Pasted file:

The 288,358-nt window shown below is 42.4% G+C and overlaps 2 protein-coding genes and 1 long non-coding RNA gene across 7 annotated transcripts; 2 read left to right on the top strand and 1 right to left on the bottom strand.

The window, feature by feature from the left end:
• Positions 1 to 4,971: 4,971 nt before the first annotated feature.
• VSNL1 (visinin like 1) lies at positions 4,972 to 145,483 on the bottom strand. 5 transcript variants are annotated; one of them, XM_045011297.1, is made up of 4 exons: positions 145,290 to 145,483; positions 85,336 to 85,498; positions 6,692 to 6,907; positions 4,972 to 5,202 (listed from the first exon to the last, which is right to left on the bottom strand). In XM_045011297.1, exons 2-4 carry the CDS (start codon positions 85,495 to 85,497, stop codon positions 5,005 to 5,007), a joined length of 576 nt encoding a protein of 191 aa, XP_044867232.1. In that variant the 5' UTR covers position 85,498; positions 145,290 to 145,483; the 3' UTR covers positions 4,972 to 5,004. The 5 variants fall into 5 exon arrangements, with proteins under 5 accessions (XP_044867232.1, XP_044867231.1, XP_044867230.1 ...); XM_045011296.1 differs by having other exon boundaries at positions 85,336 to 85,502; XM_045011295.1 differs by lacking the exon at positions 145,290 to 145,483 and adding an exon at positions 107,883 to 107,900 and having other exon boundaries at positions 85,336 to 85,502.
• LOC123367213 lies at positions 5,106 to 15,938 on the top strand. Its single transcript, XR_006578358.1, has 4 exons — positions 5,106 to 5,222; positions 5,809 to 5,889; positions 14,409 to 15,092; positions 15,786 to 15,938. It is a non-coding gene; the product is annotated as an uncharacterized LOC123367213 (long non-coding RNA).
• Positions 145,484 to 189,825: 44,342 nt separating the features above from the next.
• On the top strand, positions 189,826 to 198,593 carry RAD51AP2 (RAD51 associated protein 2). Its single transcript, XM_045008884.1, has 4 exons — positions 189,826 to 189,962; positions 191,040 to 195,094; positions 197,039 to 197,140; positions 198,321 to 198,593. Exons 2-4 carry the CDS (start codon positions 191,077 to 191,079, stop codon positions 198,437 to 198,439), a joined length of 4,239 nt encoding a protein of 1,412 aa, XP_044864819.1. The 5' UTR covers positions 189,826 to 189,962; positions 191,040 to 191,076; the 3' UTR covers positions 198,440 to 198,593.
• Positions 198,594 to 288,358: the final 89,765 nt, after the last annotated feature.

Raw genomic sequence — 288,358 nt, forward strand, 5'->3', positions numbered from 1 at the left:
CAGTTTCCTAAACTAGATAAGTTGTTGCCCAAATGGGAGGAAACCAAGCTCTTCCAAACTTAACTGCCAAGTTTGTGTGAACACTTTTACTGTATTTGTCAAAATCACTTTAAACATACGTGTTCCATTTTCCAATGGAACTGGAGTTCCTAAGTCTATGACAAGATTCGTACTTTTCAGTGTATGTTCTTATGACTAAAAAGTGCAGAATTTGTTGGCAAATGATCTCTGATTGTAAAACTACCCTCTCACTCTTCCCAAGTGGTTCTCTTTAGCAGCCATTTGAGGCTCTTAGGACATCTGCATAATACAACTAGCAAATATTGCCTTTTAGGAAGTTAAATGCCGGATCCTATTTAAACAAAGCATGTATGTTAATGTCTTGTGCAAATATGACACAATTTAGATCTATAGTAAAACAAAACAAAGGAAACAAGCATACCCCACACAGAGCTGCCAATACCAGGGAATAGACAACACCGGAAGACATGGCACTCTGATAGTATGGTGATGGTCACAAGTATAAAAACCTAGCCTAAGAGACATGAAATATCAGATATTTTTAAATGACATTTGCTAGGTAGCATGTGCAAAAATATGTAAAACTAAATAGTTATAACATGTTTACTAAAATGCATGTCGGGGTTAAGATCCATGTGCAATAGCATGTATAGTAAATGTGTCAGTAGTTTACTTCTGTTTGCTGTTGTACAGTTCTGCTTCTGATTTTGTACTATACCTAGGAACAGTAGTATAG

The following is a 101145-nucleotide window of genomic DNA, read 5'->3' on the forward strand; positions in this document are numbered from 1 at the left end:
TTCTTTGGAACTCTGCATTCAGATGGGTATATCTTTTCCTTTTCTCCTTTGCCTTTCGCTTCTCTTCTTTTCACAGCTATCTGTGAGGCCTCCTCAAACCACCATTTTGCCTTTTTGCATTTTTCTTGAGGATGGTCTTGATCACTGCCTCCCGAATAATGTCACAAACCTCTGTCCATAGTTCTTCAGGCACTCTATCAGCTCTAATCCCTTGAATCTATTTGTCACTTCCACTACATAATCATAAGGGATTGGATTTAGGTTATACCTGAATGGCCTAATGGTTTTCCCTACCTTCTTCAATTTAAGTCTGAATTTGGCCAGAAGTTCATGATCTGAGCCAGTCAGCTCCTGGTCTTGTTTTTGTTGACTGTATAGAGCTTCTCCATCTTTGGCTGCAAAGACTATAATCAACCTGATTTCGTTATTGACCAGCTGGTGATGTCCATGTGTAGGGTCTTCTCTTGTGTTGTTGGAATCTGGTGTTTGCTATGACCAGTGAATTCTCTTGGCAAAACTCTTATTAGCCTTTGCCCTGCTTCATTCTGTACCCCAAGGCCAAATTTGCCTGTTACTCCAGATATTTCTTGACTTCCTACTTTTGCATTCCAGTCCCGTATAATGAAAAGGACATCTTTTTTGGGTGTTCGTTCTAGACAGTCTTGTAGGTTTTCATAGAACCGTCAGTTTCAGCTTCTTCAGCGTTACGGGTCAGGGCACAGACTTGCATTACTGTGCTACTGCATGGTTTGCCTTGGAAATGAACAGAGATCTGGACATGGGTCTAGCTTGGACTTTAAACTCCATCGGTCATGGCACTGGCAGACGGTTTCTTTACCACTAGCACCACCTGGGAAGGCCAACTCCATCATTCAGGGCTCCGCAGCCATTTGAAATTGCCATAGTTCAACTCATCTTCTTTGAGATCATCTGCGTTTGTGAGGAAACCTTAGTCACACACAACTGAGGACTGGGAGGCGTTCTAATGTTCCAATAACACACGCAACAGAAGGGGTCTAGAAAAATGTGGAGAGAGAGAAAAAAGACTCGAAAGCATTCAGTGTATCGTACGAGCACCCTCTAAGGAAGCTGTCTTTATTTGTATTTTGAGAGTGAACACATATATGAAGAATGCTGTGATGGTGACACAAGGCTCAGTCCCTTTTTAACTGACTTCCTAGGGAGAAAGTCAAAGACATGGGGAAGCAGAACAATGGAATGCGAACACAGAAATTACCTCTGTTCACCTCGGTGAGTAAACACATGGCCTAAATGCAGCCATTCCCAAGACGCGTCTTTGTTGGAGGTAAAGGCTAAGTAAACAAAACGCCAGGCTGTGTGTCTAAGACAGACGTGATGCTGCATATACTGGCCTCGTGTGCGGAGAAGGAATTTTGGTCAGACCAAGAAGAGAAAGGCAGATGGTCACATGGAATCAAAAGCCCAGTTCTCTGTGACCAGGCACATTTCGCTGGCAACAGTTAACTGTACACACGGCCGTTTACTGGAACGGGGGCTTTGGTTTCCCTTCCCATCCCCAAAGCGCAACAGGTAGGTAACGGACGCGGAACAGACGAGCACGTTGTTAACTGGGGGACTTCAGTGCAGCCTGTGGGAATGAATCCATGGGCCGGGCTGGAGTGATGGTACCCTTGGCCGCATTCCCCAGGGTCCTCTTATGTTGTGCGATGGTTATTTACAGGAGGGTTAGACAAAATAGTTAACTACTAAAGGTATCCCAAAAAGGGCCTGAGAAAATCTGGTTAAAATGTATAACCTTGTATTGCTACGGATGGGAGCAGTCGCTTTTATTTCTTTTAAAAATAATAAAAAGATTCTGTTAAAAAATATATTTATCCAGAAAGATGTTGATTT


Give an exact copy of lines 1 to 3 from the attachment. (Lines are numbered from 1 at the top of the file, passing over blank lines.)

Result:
The 288,358-nt window shown below is 42.4% G+C and overlaps 2 protein-coding genes and 1 long non-coding RNA gene across 7 annotated transcripts; 2 read left to right on the top strand and 1 right to left on the bottom strand.

The window, feature by feature from the left end:
• Positions 1 to 4,971: 4,971 nt before the first annotated feature.